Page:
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Willem Kalf


Still life

Still Life with Chinese Tureen

Still life with jug and fruit

Interior of a Kitchen

Still-Life with a Late Ming Ginger Jar

Still-Life with a Nautilus Cup

Still-Life with Porcelain and a Nautilus Cup


Still-Life with Silver Bowl, Glasses, and Fruit

Still-Life with an Aquamanile, Fruit, and a Nautilus Cup

Still-Life with Glass Goblet and Fruit

Still-Life with Drinking-Horn

Still-Life with Lemon, Oranges and Glass of Wine



Still-Life with Chinese Porcelain Bowl

Still-Life with Fruit, Glassware, and a Wanli Bowl

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Featured Art - Pronk Still Life with Holbein Bowl Nautilus Cup Glass Goblet and Fruit Dish by Willem Kalf

Pronk Still Life...

Willem Kalf (1619 – 31 July 1693) [1] was a Dutch Golden Age painter who specialized in still lifes. Later in his life, Kalf became an art dealer and appraiser.[1]

Life and work
He was previously thought to have been born in 1622, but H. E. van Gelder’s important archival research has established the painter’s correct place and date of birth.[1] Kalf was born into a prosperous patrician family in Rotterdam, where his father, a cloth merchant, held municipal posts as well.[1] In the late 1630s, Willem Kalf travelled to Paris and spent time in the circle of the Flemish artists in Saint-Germain-des-Prés, Paris.[1] In Paris he painted mainly small-scale rustic interiors and still lifes.[1] Kalf’s rustic interiors are typically dominated by groups of vegetables, buckets, pots and pans, which he arranged as a still life in the foreground (e.g. Kitchen Still life, Dresden, Gemäldegal; Alte Meister).[1] Figures usually appeared only in the blurred obscurity of the background. Though painted in Paris, those pictures belong to a pictorial tradition practised primarily in Flanders in the early 17th century, by such artists as David Teniers the Younger.[1] The only indication of the French origin of the paintings are a few objects that Flemish exponents of the same genre would not have pictured in their works.[1] Kalf’s rustic interiors had a large influence on French art in the circle of the Le Nain brothers.[1] The semi-monochrome still lifes which Kalf created in Paris form a link to the banketjes or 'little banquet pieces' painted by such Dutch artists as Pieter Claesz, Willem Claeszoon Heda and others in the 1630s.[1] During the 1640s, Kalf further developed the banketje into a novel form of sumptuous and ornate still life (known as pronkstilleven), depicting rich groupings of gold and silver vessels.[1] Like other still lifes of this period, these paintings were usually expressing vanitas allegories.[1]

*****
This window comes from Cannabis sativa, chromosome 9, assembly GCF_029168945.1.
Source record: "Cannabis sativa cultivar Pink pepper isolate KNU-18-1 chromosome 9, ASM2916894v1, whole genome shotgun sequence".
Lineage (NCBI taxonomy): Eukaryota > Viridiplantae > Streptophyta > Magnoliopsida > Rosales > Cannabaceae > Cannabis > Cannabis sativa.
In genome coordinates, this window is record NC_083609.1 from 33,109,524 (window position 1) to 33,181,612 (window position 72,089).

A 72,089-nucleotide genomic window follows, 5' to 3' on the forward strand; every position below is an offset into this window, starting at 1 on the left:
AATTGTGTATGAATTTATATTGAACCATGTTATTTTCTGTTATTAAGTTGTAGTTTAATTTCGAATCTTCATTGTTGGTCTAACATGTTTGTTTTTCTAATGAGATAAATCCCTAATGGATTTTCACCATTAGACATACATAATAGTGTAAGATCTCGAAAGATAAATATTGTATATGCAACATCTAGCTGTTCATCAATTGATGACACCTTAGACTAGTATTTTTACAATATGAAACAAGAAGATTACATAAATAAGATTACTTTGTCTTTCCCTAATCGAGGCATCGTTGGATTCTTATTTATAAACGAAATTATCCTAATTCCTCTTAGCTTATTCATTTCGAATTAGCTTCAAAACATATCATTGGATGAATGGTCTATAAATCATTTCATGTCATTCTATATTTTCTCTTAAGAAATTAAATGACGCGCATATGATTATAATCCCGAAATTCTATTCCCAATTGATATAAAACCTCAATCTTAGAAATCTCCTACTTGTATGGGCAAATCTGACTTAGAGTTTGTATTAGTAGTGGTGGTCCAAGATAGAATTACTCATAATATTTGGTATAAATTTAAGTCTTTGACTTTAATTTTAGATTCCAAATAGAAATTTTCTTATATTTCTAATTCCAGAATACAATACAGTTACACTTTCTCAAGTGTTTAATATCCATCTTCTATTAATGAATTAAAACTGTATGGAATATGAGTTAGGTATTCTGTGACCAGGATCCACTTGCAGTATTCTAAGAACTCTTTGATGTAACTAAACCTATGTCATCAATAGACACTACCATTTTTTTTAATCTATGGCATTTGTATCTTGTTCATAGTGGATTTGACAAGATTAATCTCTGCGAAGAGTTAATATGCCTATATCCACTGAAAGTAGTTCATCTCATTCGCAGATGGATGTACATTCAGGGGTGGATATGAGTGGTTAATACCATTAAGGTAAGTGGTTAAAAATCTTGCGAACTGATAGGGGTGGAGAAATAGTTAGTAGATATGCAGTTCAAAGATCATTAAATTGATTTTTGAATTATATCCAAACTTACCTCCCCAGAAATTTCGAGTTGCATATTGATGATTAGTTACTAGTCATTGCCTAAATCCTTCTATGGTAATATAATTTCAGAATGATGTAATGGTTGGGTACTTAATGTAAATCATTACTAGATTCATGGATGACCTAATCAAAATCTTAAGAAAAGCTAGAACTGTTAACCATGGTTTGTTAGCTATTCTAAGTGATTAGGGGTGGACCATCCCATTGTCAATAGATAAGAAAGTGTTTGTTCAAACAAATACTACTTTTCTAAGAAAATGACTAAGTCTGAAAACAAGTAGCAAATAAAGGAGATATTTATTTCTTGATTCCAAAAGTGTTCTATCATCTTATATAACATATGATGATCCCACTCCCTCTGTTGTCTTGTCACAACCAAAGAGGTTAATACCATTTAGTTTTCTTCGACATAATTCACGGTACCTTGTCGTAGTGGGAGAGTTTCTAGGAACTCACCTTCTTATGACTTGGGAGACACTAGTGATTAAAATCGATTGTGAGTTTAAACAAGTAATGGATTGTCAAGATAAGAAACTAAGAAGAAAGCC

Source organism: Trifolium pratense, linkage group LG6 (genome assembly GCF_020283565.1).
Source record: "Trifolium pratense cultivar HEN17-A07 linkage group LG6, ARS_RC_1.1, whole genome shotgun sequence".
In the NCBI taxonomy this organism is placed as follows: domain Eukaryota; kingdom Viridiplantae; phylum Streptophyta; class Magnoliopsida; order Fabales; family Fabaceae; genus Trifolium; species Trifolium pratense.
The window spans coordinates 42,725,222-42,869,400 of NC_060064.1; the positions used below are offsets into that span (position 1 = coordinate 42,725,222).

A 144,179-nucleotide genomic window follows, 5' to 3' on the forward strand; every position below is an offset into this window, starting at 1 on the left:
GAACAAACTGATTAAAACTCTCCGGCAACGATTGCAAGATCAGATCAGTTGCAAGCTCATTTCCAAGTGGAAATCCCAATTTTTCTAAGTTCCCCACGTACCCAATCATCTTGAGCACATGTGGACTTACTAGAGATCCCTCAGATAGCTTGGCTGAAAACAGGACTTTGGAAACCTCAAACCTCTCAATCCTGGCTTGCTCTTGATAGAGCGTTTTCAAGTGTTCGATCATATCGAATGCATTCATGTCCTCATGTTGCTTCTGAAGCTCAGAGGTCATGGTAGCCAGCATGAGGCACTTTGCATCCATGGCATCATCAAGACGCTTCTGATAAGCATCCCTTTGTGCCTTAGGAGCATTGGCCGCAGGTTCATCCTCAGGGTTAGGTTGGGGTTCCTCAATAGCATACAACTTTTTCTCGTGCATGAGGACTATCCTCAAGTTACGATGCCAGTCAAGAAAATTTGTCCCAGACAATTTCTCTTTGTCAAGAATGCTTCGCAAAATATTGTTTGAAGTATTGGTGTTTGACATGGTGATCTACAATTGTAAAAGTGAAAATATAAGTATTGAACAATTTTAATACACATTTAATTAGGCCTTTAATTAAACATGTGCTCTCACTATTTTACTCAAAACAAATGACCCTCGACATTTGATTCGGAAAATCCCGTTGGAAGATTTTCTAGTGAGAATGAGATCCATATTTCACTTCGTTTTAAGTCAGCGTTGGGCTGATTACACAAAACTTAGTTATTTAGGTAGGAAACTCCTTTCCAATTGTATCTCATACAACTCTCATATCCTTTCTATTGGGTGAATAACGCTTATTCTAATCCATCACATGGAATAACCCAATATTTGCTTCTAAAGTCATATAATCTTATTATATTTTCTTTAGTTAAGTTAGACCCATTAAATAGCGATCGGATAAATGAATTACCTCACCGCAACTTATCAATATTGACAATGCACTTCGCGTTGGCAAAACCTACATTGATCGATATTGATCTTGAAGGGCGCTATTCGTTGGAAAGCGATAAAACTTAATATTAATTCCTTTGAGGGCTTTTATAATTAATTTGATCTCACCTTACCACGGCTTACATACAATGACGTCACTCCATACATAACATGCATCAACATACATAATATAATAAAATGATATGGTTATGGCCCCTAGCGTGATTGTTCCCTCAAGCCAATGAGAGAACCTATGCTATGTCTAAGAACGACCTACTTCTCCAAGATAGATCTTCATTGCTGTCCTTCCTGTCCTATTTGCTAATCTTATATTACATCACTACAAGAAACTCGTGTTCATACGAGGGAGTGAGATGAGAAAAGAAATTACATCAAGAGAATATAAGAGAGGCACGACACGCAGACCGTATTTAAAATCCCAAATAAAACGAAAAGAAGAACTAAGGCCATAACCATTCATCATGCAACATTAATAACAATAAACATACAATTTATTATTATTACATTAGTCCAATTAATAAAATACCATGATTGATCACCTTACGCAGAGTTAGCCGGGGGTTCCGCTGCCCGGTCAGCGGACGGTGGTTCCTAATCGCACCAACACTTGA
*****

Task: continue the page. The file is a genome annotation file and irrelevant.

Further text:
Still lifes

Kalf's magnificent still life paintings vary little in their structure, and most of them actually feature the same objects.[1] Usually, a damask cloth or tapestry is draped upon a table on which there is tableware, with gold and silver vessels, many of which have been identified as work of specific goldsmiths, such as Johannes Lutma. There is almost always a Chinese porcelain bowl, often tilted so that the fruits tumble out of it.

"Willem Kalf (1622–1693)" (history, note year "1622" revised), Artfact, 1986-2007, webpage: http://www.artfact.com/features/viewArtist.cfm?artistRef=KZUVLCC1Z4

External links

Dutch and Flemish paintings from the Hermitage, an exhibition catalog from The Metropolitan Museum of Art (fully available online as PDF), which contains material on Kalf (cat. no. 16)
Painted Light Suermondt-Ludwig-Museum, Aachen, Germany
Willem Kalf page at the Rijksmuseum's website.
Online gallery and literature at PubHist

Artist, Netherlands


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Paintings, List

Zeichnungen, Gemälde

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